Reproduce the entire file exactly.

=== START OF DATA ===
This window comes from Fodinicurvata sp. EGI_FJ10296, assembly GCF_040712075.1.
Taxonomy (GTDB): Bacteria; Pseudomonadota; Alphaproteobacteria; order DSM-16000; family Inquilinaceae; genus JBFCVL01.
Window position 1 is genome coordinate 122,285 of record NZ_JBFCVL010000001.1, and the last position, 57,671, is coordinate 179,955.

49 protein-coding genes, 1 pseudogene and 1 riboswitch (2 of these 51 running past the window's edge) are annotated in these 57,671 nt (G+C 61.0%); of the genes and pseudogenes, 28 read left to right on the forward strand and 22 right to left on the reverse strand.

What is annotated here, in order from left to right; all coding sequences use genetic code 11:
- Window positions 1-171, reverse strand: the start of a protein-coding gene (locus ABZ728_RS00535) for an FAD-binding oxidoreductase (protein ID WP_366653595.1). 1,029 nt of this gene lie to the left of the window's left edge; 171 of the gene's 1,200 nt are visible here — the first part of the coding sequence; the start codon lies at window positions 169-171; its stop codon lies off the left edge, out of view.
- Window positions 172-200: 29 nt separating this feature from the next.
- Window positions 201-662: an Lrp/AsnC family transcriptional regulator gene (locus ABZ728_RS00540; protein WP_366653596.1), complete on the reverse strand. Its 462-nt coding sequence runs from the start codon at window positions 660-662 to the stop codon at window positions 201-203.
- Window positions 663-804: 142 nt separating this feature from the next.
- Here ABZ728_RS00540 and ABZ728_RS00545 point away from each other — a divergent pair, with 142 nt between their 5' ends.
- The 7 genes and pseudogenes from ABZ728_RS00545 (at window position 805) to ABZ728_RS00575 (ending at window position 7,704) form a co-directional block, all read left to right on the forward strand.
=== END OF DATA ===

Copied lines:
This window comes from Fodinicurvata sp. EGI_FJ10296, assembly GCF_040712075.1.
Taxonomy (GTDB): Bacteria; Pseudomonadota; Alphaproteobacteria; order DSM-16000; family Inquilinaceae; genus JBFCVL01.
Window position 1 is genome coordinate 122,285 of record NZ_JBFCVL010000001.1, and the last position, 57,671, is coordinate 179,955.

49 protein-coding genes, 1 pseudogene and 1 riboswitch (2 of these 51 running past the window's edge) are annotated in these 57,671 nt (G+C 61.0%); of the genes and pseudogenes, 28 read left to right on the forward strand and 22 right to left on the reverse strand.

What is annotated here, in order from left to right; all coding sequences use genetic code 11:
- Window positions 1-171, reverse strand: the start of a protein-coding gene (locus ABZ728_RS00535) for an FAD-binding oxidoreductase (protein ID WP_366653595.1). 1,029 nt of this gene lie to the left of the window's left edge; 171 of the gene's 1,200 nt are visible here — the first part of the coding sequence; the start codon lies at window positions 169-171; its stop codon lies off the left edge, out of view.
- Window positions 172-200: 29 nt separating this feature from the next.
- Window positions 201-662: an Lrp/AsnC family transcriptional regulator gene (locus ABZ728_RS00540; protein WP_366653596.1), complete on the reverse strand. Its 462-nt coding sequence runs from the start codon at window positions 660-662 to the stop codon at window positions 201-203.
- Window positions 663-804: 142 nt separating this feature from the next.
- Here ABZ728_RS00540 and ABZ728_RS00545 point away from each other — a divergent pair, with 142 nt between their 5' ends.
- The 7 genes and pseudogenes from ABZ728_RS00545 (at window position 805) to ABZ728_RS00575 (ending at window position 7,704) form a co-directional block, all read left to right on the forward strand.